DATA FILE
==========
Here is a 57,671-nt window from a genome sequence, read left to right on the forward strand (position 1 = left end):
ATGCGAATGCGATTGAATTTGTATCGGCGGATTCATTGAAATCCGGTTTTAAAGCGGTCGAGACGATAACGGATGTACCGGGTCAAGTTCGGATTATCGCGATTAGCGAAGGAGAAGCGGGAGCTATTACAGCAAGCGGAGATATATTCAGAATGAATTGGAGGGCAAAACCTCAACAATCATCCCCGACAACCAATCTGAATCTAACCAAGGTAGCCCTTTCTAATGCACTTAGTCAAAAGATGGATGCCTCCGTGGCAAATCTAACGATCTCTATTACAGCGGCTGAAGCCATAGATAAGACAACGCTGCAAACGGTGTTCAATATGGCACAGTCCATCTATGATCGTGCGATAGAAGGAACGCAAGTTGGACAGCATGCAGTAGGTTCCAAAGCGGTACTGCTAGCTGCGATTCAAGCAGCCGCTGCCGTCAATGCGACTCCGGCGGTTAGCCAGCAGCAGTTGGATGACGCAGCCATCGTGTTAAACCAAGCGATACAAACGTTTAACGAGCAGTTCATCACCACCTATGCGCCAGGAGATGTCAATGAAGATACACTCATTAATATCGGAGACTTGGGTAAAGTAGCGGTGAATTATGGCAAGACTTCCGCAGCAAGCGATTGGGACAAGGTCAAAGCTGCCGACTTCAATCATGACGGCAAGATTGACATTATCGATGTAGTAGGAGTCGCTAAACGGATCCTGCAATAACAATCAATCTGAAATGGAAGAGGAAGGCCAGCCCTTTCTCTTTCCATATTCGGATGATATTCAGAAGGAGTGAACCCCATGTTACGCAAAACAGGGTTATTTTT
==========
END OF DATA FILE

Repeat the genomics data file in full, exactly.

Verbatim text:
Here is a 57,671-nt window from a genome sequence, read left to right on the forward strand (position 1 = left end):
ATGCGAATGCGATTGAATTTGTATCGGCGGATTCATTGAAATCCGGTTTTAAAGCGGTCGAGACGATAACGGATGTACCGGGTCAAGTTCGGATTATCGCGATTAGCGAAGGAGAAGCGGGAGCTATTACAGCAAGCGGAGATATATTCAGAATGAATTGGAGGGCAAAACCTCAACAATCATCCCCGACAACCAATCTGAATCTAACCAAGGTAGCCCTTTCTAATGCACTTAGTCAAAAGATGGATGCCTCCGTGGCAAATCTAACGATCTCTATTACAGCGGCTGAAGCCATAGATAAGACAACGCTGCAAACGGTGTTCAATATGGCACAGTCCATCTATGATCGTGCGATAGAAGGAACGCAAGTTGGACAGCATGCAGTAGGTTCCAAAGCGGTACTGCTAGCTGCGATTCAAGCAGCCGCTGCCGTCAATGCGACTCCGGCGGTTAGCCAGCAGCAGTTGGATGACGCAGCCATCGTGTTAAACCAAGCGATACAAACGTTTAACGAGCAGTTCATCACCACCTATGCGCCAGGAGATGTCAATGAAGATACACTCATTAATATCGGAGACTTGGGTAAAGTAGCGGTGAATTATGGCAAGACTTCCGCAGCAAGCGATTGGGACAAGGTCAAAGCTGCCGACTTCAATCATGACGGCAAGATTGACATTATCGATGTAGTAGGAGTCGCTAAACGGATCCTGCAATAACAATCAATCTGAAATGGAAGAGGAAGGCCAGCCCTTTCTCTTTCCATATTCGGATGATATTCAGAAGGAGTGAACCCCATGTTACGCAAAACAGGGTTATTTTT